Academy Comments to FNS re Child Nutrition Program Operations Study

March 14, 2016

The Honorable Thomas J. Vilsack
Secretary of Agriculture
1400 Independence Avenue, SW
Washington, DC 20250

Dear Secretary Vilsack,

Re: Child Nutrition Program Operations Study II (CN-OPS II) (OMB 0584-NEW)

The Academy of Nutrition and Dietetics (the "Academy") appreciates the opportunity to submit comments to the United States Department of Agriculture's (USDA) Food and Nutrition Service (FNS) on the proposed information collection, Child Nutrition Program Operations Study II (CN-OPS II or the "Study") released February 11, 2016. Representing more than 100,000 registered dietitian nutritionists (RDNs),1 dietetic technicians, registered (DTRs), and advanced-degree nutritionist researchers, the Academy is the largest association of food and nutrition professionals in the United States and is committed to improving the nation's health through food and nutrition across the lifecycle. Every day we work with Americans in all walks of life—from birth through old age—including many members' work providing and designing effective child nutrition programs and nutrition education initiatives.

The Academy supports the purpose of the Study to collect and analyze data on policy, administrative, and operational issues for the Child Nutrition Programs, provide input for new legislation, and provide pertinent training and technical assistance. School nutrition professionals, including many RDNs, struggle with a "trilemma" of problems: meeting the nutritional requirements of the student; minimizing program costs (including maintaining outdated facilities); and maximizing student acceptability and participation. We look forward to working with FNS and other stakeholders to improve the financial health of Child Nutrition Programs, identify strategies to improve program flexibility, and ensure high levels of participation.

The timing of the Study is particularly appropriate, given the significant improvements to Child Nutrition Programs mandated as part of the Healthy Hunger-Free Kids Act of 2010.2 It is the position of the Academy of Nutrition and Dietetics that children and adolescents should have access to an adequate supply of healthful and safe foods that promote optimal physical, cognitive, and social growth and development.3 Nutrition assistance programs, such as school food service programs, the Child and Adult Care Food Program, WIC, and SNAP, and associated nutrition education initiatives, play a vital role in meeting this critical need.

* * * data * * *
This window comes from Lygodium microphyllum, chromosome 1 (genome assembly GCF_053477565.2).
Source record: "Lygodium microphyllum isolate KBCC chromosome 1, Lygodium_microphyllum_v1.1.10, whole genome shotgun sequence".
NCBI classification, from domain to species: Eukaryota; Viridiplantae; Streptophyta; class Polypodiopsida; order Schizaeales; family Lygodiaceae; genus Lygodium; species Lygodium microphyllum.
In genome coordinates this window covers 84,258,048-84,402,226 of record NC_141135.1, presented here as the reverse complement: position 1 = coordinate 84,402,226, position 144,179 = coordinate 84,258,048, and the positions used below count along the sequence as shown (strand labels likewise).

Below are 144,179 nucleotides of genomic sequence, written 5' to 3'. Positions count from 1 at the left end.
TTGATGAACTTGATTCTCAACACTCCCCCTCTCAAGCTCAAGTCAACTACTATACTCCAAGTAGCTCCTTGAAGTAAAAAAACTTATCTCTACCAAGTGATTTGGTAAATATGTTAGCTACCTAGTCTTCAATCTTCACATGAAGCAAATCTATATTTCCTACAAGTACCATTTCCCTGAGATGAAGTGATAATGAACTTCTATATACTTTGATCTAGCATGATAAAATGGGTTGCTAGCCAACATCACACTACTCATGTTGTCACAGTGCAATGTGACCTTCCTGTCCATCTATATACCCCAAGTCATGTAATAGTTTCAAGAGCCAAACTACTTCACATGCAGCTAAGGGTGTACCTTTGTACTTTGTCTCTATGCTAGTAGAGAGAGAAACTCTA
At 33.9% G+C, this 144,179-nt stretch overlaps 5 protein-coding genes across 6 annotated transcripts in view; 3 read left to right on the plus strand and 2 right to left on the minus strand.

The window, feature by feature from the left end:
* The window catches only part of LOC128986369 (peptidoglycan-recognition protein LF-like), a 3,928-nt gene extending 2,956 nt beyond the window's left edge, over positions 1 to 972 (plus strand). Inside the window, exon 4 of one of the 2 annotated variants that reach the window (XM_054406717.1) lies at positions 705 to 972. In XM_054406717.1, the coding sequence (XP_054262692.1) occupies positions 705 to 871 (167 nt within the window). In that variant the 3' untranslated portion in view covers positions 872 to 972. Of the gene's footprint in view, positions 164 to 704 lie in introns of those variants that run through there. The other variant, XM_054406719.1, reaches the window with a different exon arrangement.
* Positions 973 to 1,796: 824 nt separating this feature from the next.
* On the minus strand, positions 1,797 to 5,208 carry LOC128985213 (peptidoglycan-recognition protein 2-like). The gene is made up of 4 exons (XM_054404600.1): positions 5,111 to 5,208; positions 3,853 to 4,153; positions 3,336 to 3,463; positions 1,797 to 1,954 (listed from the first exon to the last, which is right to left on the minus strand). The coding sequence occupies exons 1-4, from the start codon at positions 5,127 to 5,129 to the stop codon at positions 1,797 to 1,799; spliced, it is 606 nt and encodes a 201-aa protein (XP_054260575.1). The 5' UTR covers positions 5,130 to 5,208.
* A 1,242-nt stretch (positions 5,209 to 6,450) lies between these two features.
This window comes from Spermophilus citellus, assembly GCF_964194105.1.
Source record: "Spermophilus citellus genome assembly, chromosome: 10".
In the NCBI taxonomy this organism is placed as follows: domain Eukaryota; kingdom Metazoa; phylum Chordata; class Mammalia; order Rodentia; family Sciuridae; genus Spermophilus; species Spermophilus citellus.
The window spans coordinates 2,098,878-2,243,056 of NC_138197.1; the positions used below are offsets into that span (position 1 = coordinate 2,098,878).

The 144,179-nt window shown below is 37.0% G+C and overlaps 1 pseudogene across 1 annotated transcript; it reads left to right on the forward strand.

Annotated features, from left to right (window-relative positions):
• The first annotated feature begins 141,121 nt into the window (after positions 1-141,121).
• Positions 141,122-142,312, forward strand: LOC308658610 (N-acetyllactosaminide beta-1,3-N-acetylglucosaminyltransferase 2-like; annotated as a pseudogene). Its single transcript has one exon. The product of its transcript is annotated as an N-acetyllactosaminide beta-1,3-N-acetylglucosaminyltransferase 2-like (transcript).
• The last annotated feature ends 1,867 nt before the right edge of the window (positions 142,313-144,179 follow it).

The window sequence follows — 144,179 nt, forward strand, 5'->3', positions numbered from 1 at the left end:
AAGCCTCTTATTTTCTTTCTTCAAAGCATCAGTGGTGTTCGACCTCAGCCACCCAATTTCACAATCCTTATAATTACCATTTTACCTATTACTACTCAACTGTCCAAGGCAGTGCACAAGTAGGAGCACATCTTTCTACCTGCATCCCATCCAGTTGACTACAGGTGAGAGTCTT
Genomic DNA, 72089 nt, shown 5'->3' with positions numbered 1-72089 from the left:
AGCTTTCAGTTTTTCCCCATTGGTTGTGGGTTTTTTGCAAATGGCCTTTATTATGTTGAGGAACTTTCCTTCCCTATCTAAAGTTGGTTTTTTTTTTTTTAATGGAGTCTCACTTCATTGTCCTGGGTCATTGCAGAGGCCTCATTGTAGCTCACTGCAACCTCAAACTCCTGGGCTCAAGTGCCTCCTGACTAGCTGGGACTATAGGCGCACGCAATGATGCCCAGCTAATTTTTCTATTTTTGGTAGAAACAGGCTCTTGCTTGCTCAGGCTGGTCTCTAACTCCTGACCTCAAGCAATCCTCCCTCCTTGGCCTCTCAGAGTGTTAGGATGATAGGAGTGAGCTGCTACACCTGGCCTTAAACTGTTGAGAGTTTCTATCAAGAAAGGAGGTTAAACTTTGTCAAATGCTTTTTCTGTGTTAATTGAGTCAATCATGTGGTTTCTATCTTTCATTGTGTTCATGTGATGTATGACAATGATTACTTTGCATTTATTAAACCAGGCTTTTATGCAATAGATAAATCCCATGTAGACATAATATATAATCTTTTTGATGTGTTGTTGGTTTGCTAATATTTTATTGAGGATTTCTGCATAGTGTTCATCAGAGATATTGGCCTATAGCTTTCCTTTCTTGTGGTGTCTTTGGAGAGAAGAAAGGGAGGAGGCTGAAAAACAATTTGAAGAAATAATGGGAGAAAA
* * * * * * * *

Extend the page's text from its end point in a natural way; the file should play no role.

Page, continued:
Coordinated Nutrition Education

Coordinated nutrition education programs play an important role in improving the health status of students and are fundamental to effective Child Nutrition Programs. They have been shown to have positive impacts on educational outcomes and health risk behaviors. The Centers for Disease Control and Prevention's Coordinated School Health Model describes various health components necessary across all aspects of the school environment.4 Nutrition services are an integral component of this coordinated model, designed to help prevent obesity and improve the health status of children in the United States. Collaboration with the community and the school responsible for each of these components is required for success. Coordinated at the national level, administered at the state level, and implemented at the local level, a well-funded national nutrition education and promotion program, focusing on comprehensive school nutrition services, would provide needed infrastructure and leverage resources among other nutrition-related federal programs. Partnering with the education community, RDs and other food and nutrition practitioners stand ready to develop national nutrition education standards, along with innovative, cost-effective strategies for strengthening the nutrition education provisions of local school wellness policies.

Effective nutrition education and promotion must: (1) focus on specific behaviors; (2) address the interests and motivations of the intended audience; (3) allow enough time and intensity to achieve positive results; (4) deliver sequential curricula in an organized manner; (5) involve several aspects of the child's environment, at home, at school, and in the community; and (6) provide professional staff development. Multiple approaches including changes to both the environment and policies, planned initiatives and the curriculum, and social marketing are crucial for success. Fifty hours of nutrition education in the classroom that is based on sequential instruction and skill-building, and that incorporates family involvement, is needed to impact behavior change, yet too few students receive the recommended 50 hours.5,6 In fact, a 2000 US Department of Education report determined the mean number of hours spent in a school year on nutrition education by elementary school teachers was only 13.7